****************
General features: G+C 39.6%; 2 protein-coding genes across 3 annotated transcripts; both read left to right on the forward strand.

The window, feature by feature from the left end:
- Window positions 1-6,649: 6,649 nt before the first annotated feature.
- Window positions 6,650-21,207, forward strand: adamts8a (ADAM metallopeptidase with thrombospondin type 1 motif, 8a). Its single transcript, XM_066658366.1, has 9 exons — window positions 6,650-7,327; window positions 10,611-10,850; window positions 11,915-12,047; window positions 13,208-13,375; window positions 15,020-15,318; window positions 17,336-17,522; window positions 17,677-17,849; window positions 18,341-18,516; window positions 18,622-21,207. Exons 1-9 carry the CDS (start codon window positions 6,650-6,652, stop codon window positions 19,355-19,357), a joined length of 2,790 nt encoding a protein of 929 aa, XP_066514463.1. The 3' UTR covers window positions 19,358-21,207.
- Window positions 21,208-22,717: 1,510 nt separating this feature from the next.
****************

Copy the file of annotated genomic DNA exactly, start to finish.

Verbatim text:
General features: G+C 39.6%; 2 protein-coding genes across 3 annotated transcripts; both read left to right on the forward strand.

The window, feature by feature from the left end:
- Window positions 1-6,649: 6,649 nt before the first annotated feature.
- Window positions 6,650-21,207, forward strand: adamts8a (ADAM metallopeptidase with thrombospondin type 1 motif, 8a). Its single transcript, XM_066658366.1, has 9 exons — window positions 6,650-7,327; window positions 10,611-10,850; window positions 11,915-12,047; window positions 13,208-13,375; window positions 15,020-15,318; window positions 17,336-17,522; window positions 17,677-17,849; window positions 18,341-18,516; window positions 18,622-21,207. Exons 1-9 carry the CDS (start codon window positions 6,650-6,652, stop codon window positions 19,355-19,357), a joined length of 2,790 nt encoding a protein of 929 aa, XP_066514463.1. The 3' UTR covers window positions 19,358-21,207.
- Window positions 21,208-22,717: 1,510 nt separating this feature from the next.